Authority orders bottler to shut down on Classy Water standards controversy

ETHIOPIA – The Ministry of Trade has cautioned the public against Classy Water bottled by Belay Industrial Plc on water quality issues, leading to the closure of the facilities, reports Fortune.

The warning to avoid and stop drinking the product was issued on 20 September 2018 by the ministry saying a batch of bottled water produced in April 2018 had failed to pass a random market inspection test.

Having passed standard tests carried out by the Ethiopian Conformity Assessment Enterprise every three months, it was established that the bottler had failed a test carried out in July of this year.

During one of its mandatory random inspections, the Ministry indicated that a batch bottled by the company in April carried a higher level of heterotrophic plate count (HPC), a measure of heterotrophic bacteria in drinking water.

Though the Ministry insisted that the products failed to conform to standards, the enterprise said the bottler had met all the standard requirements.

Standards criteria

Muluken Gashu, finance manager of Classy Water, however assured the consumers that its products had passed the Conformity Enterprise’s safety tests and were safe for drinking.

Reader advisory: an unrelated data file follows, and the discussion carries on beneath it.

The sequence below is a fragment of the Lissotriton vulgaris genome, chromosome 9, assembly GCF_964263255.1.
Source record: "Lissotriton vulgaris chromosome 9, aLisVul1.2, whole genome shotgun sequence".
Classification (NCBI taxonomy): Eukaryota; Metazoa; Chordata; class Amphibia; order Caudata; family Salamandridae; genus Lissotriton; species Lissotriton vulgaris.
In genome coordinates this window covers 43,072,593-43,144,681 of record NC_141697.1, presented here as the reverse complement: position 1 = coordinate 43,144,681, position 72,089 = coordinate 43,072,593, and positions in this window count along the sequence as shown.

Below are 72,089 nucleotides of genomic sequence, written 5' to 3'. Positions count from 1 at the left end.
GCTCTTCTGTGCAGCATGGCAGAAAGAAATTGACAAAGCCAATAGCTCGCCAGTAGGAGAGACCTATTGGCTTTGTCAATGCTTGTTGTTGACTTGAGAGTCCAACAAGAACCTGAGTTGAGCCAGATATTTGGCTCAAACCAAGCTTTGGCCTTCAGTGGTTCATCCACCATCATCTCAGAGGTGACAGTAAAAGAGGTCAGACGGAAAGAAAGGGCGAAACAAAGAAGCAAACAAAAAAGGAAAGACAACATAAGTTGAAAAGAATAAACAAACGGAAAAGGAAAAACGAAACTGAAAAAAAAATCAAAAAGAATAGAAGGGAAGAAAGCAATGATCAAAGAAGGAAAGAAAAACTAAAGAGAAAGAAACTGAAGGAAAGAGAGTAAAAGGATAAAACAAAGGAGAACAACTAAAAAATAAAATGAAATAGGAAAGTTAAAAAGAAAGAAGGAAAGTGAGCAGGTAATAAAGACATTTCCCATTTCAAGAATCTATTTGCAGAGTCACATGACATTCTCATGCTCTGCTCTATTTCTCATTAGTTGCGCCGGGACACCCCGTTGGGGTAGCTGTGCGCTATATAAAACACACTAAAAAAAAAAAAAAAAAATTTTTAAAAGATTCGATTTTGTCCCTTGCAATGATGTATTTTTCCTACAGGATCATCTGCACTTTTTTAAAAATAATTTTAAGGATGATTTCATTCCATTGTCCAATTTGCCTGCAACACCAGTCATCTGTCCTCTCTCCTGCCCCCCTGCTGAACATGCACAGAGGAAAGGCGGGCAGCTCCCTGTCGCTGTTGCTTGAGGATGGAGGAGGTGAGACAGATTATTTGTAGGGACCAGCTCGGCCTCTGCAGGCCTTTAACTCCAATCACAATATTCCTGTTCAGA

“The company can’t be held responsible for its products after they are distributed and reach the market,” said Muluken Gashu.

“Storage conditions have a great effect on the quality of the water.”

“To close the company because of allegedly defective products in the market after five months of production is unjustifiable.”

Classy Water, established in 2007 has received such warnings from the authorities before despite passing tests by Conformity Enterprise.

Last year, the ministry ordered the facility to cease production on same water quality issues which requires one to meet certain standards.

The Ethiopian Standards Agency has four standards requirements on bottled water that is, packaging and labelling, a specification of bottled drinking water and standards on plastic materials for food contact use.

The Food & Drug Administration Authority is mandated to issue a Certificate of Manufacturing Competency while the Ethiopian Conformity Assessment Enterprise provides inspection and laboratory testing services.

The Ethiopian standard for HPC count is five times lower than the one set by the United States.

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